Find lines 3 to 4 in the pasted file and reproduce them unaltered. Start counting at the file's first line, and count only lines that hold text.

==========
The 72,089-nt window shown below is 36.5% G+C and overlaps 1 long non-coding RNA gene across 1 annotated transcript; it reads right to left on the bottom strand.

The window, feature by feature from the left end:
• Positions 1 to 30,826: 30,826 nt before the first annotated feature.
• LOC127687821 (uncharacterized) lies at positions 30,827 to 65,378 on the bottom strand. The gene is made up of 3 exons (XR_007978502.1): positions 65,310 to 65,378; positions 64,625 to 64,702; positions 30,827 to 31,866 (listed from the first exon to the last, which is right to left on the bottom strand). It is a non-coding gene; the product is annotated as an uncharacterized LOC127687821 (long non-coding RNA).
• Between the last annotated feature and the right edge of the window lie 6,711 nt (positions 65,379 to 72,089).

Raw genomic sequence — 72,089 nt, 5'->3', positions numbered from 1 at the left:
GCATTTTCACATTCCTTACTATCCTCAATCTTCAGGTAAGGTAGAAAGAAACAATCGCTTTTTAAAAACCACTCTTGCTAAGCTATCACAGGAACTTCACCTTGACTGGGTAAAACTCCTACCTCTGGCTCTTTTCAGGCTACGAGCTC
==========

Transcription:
• Positions 1 to 30,826: 30,826 nt before the first annotated feature.
• LOC127687821 (uncharacterized) lies at positions 30,827 to 65,378 on the bottom strand. The gene is made up of 3 exons (XR_007978502.1): positions 65,310 to 65,378; positions 64,625 to 64,702; positions 30,827 to 31,866 (listed from the first exon to the last, which is right to left on the bottom strand). It is a non-coding gene; the product is annotated as an uncharacterized LOC127687821 (long non-coding RNA).